Arctic Yearbook 2014 - Page 473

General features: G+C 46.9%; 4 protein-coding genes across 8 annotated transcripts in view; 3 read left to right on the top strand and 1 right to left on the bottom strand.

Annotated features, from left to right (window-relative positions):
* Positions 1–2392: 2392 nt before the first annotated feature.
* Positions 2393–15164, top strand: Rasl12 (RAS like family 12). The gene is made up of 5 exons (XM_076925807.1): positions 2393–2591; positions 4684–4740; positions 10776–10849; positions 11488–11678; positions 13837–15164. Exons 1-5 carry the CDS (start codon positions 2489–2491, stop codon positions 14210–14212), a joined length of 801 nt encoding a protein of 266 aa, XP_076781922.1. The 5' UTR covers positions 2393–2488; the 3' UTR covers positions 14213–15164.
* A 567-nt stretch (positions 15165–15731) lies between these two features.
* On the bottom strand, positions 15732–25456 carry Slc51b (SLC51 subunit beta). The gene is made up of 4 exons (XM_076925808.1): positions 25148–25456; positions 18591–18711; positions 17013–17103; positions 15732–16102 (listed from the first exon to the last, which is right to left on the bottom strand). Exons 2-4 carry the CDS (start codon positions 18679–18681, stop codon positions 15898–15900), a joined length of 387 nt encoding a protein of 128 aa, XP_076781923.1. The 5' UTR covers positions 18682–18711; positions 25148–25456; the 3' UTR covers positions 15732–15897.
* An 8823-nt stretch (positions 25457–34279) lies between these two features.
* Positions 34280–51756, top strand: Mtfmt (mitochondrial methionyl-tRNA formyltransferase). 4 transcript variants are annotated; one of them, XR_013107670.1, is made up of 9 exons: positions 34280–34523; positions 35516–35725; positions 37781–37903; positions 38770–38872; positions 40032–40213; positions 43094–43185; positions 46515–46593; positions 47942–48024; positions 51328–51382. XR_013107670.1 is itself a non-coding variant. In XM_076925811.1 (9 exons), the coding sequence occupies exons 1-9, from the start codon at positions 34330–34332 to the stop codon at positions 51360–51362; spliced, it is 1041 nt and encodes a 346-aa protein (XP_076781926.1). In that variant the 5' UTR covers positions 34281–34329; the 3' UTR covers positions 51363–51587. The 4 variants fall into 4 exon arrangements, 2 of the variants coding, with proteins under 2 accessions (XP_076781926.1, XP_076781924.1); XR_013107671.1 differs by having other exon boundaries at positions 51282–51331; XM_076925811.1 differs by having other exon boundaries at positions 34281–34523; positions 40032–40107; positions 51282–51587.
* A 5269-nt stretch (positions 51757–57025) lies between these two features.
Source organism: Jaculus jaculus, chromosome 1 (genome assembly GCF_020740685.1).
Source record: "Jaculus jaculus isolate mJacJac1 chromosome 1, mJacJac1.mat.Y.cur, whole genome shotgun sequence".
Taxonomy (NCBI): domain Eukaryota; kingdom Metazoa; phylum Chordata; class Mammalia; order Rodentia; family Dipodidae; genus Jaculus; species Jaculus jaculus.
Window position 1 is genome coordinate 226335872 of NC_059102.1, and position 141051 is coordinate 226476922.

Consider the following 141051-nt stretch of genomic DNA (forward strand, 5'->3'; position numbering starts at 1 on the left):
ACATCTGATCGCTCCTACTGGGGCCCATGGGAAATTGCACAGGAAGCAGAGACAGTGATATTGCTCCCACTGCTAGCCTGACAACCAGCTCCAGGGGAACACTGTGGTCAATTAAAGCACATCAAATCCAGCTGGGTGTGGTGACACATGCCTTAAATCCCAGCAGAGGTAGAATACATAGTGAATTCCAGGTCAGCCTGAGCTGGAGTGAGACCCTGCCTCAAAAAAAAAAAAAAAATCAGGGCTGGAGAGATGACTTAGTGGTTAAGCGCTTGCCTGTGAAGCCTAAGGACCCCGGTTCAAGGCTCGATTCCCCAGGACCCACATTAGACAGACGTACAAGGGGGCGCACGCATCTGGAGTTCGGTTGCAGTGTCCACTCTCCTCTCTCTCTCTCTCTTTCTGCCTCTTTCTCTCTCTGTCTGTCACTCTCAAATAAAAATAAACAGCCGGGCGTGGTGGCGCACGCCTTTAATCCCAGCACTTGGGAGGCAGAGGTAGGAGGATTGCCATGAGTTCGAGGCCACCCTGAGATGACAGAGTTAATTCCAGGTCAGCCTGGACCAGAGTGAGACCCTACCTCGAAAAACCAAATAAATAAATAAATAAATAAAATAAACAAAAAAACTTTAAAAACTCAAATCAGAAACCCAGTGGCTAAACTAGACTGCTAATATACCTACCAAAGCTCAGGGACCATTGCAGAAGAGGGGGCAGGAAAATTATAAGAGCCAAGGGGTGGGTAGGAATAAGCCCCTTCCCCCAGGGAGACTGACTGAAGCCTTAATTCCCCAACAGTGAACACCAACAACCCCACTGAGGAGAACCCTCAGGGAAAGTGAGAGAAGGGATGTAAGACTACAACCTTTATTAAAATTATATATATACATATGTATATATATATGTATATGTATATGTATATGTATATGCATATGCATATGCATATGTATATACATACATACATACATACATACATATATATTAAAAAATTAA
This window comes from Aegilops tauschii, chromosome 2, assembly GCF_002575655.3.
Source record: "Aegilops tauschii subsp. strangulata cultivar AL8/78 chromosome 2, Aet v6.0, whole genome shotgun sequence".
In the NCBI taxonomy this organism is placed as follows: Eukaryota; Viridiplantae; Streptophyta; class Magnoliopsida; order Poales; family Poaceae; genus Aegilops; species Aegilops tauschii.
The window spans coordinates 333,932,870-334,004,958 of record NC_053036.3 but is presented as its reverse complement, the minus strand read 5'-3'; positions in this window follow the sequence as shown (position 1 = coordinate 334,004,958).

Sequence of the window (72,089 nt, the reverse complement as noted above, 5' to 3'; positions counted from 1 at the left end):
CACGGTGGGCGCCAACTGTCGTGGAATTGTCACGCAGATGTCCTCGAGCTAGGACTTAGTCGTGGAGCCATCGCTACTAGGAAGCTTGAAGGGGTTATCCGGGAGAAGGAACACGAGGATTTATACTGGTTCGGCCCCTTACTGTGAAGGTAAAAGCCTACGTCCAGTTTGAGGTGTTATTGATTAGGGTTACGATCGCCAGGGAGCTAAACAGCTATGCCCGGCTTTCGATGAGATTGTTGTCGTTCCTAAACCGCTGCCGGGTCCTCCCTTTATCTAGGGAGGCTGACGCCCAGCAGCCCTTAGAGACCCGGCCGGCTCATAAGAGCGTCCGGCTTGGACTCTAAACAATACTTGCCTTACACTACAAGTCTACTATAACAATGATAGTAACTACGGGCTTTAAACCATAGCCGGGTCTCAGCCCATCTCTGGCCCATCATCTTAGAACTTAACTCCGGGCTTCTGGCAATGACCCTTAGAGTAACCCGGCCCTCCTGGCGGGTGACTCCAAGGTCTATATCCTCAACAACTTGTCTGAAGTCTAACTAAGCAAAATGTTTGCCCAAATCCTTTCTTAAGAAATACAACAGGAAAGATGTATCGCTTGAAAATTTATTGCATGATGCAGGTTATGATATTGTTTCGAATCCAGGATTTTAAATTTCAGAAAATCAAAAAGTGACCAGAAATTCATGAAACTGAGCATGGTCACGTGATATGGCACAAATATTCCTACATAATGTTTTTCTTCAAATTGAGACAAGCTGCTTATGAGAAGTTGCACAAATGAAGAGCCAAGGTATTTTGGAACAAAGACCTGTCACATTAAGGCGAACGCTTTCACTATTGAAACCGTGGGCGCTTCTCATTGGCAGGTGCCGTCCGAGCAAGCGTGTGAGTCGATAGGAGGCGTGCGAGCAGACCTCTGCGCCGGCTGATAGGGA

Commentary THE WEST NORDIC COUNCIL AND THE ARCTIC Unnur Bra Konradsdóttir & Egill Thor Nielsson The global Arctic has arrived. At the Ministerial Meeting of the Arctic Council in Sweden last year it was decided to welcome new observer states, so from now on China, India, Japan, South Korea and Singapore, together with Germany, France, and the United Kingdom, are in concert with the United States, Russia and other Arctic countries in a constructive dialogue on the future of the Arctic. The Arctic has, in economic and political terms, truly become a new frontier. Its development will increasingly have implications internationally with regard to globalization, economic progress, environmental protection, energy exploration and international security. This year alone, the historic transformation of the Arctic is discussed at conferences focused exclusively on Arctic affairs in locations as diverse as Prince George, Washington D.C., Reykjavík, Brussels, Murmansk, Shanghai and Seoul. The Arctic is a huge region, covering more than 1/6 of the Earth’s landmass and estimated to hold about 1/5 of the planet’s remaining natural resources. Its inhabitants form an important Arctic identity. However, it embraces many separate areas with their own set of local priorities and issues. One such Arctic unity is the West Nordic region, consisting of Iceland, Greenland and the Faroe Islands, which has, at times, been somewhat overlooked by Arctic observers. The West Nordic region is considerably significant in Arctic terms. Due to Greenland’s vastness, it covers over 20% of the Arctic’s landmass and is home to 10% of the over four million Arctic inhabitants. The three nations all have well-educated and young workforces, as well as being rich Unnur Bra Konradsdóttir is President of the West Nordic Council (2013-2014) and an Icelandic Member of Parliament. Egill Thor Nielsson is Special Advisor to the West Nordic Council and Executive Secretary of the China-Nordic Arctic Research Center